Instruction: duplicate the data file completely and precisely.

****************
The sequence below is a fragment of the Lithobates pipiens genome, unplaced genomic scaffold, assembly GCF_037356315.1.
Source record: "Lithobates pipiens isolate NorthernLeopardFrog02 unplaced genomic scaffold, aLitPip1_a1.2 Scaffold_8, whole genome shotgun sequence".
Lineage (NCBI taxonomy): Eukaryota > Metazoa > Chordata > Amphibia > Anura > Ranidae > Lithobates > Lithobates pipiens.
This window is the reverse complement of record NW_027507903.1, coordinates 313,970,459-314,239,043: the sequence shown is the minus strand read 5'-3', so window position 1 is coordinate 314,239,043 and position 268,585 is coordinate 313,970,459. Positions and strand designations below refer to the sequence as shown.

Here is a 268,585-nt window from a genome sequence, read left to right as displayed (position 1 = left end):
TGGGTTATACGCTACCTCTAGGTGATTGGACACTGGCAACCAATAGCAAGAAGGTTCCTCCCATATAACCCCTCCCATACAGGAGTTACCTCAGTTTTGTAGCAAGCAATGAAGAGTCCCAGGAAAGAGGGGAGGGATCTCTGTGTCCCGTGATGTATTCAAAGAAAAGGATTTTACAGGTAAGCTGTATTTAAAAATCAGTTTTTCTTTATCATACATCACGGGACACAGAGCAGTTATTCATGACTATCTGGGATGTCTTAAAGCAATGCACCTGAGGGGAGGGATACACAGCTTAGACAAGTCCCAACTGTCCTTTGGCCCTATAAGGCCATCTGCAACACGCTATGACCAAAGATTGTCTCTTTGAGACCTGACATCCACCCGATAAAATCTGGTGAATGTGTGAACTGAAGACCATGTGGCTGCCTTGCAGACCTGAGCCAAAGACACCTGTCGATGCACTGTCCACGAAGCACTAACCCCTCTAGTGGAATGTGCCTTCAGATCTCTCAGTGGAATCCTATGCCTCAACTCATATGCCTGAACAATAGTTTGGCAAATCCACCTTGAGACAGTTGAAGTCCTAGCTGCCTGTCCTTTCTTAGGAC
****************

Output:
The sequence below is a fragment of the Lithobates pipiens genome, unplaced genomic scaffold, assembly GCF_037356315.1.
Source record: "Lithobates pipiens isolate NorthernLeopardFrog02 unplaced genomic scaffold, aLitPip1_a1.2 Scaffold_8, whole genome shotgun sequence".
Lineage (NCBI taxonomy): Eukaryota > Metazoa > Chordata > Amphibia > Anura > Ranidae > Lithobates > Lithobates pipiens.
This window is the reverse complement of record NW_027507903.1, coordinates 313,970,459-314,239,043: the sequence shown is the minus strand read 5'-3', so window position 1 is coordinate 314,239,043 and position 268,585 is coordinate 313,970,459. Positions and strand designations below refer to the sequence as shown.

Here is a 268,585-nt window from a genome sequence, read left to right as displayed (position 1 = left end):
TGGGTTATACGCTACCTCTAGGTGATTGGACACTGGCAACCAATAGCAAGAAGGTTCCTCCCATATAACCCCTCCCATACAGGAGTTACCTCAGTTTTGTAGCAAGCAATGAAGAGTCCCAGGAAAGAGGGGAGGGATCTCTGTGTCCCGTGATGTATTCAAAGAAAAGGATTTTACAGGTAAGCTGTATTTAAAAATCAGTTTTTCTTTATCATACATCACGGGACACAGAGCAGTTATTCATGACTATCTGGGATGTCTTAAAGCAATGCACCTGAGGGGAGGGATACACAGCTTAGACAAGTCCCAACTGTCCTTTGGCCCTATAAGGCCATCTGCAACACGCTATGACCAAAGATTGTCTCTTTGAGACCTGACATCCACCCGATAAAATCTGGTGAATGTGTGAACTGAAGACCATGTGGCTGCCTTGCAGACCTGAGCCAAAGACACCTGTCGATGCACTGTCCACGAAGCACTAACCCCTCTAGTGGAATGTGCCTTCAGATCTCTCAGTGGAATCCTATGCCTCAACTCATATGCCTGAACAATAGTTTGGCAAATCCACCTTGAGACAGTTGAAGTCCTAGCTGCCTGTCCTTTCTTAGGAC